The Xiaomi Mi 11 Lite 4G is available in Bangladesh with two different memory sizes: 6/64GB and 6/128GB. Especially the version with 64GB is no longer really up-to-date at the price and for 128GB you pay directly 4500tk more – cheeky! At least the memory can be expanded via micro SD if required.
So far, the 5G model can be in worldwide with 8/128GB, on international sites, there is also talk of a version with 6/128GB or even 8/256GB. The speed of the UFS 2.2 hard drive in our test device in the 6/64GB version is 468MB/s reading and 110MB/s writing. That’s not really much compared to other devices in this price range, but the working memory speed of 23.5 GB/s is on par with the competition.
The current MIUI 12 based on Android 11, which we know from all current Xiaomi smartphones, is used on the Xiaomi Mi 11 Lite. This is a heavily customized Android system that offers many options for customization. In particular, the always-on display (which actually isn’t one) can be configured very freely. Overall, MIUI 12 runs super smoothly on the Xiaomi Mi 11 Lite and without any problems. The advertising in the system is a bit annoying, but you can deactivate it with these instructions. The incredibly large number of pre-installed apps and app suggestions shouldn’t have been there either. Fortunately, all of them can be uninstalled or removed. If you find an app that you want to get rid of, you can do so with our instructions.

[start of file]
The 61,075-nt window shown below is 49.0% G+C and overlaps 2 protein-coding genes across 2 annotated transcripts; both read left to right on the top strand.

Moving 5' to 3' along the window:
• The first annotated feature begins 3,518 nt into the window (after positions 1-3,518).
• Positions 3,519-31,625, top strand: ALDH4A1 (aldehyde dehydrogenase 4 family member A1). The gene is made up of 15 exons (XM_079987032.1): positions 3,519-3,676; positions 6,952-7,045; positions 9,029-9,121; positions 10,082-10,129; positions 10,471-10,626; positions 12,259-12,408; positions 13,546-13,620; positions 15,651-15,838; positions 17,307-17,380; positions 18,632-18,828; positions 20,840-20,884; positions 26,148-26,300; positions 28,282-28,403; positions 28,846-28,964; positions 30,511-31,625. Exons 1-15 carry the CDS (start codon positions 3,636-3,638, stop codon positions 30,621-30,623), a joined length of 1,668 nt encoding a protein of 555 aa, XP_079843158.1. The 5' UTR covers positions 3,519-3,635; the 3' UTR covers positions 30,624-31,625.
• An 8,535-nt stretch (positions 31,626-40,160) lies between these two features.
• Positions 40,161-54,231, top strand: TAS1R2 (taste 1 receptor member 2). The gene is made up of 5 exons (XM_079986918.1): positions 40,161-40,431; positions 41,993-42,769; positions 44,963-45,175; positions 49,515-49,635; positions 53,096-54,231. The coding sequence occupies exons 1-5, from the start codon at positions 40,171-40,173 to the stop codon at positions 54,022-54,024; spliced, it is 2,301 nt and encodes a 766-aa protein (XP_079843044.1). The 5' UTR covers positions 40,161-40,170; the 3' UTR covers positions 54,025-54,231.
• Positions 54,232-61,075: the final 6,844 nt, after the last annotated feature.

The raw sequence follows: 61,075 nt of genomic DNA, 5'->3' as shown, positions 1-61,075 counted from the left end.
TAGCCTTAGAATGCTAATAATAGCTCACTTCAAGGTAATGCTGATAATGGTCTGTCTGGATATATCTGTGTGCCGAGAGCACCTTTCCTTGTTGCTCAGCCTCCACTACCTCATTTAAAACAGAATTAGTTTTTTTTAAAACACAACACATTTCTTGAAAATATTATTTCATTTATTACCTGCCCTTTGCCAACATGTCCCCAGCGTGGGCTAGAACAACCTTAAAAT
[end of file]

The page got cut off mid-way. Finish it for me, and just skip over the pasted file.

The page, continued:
Since this year Xiaomi has limited itself to the essentials and no longer installs useless sensors. The Xiaomi Mi 11 Lite gets by with “only” three sensors. These are divided into a 64MP main camera with an aperture of F/1.79, an 8MP ultra-wide-angle camera with F/2.2, and a 5MP telemacro lens with F/2.4. A 16MP front camera with an F/2.45 aperture is also available for selfies.
The main sensor is a Samsung GW3. This sensor is quite new and has not yet been used in any of the smartphones we have tested. As with Sony’s Quad Bayer sensors, four pixels are counted into one with the GW3, so that the camera (unless otherwise set) saves 16MP photos.
The ultra-wide-angle camera is based on the Sony IMX355 and has a fixed focus, which, however, depicts a fairly large sharpness range. The field of view of the lens is 119° and corresponds to a 0.6x zoom.
Xiaomi uses the same sensor for the macro camera as in the normal Mi 11 – a Samsung S5K5E9. It has a double optical magnification and takes pictures in a focus range of approx. 3 to 7cm. An automatic focus is available for this purpose, but it can also be adjusted manually.
The camera app of the Xiaomi Mi 11 Lite convinces many great functions. In addition to Google Lens integration, there is also a function for scanning documents, a night mode, long exposure times, and various video effects. In the following sections, we will look at the results the camera delivers.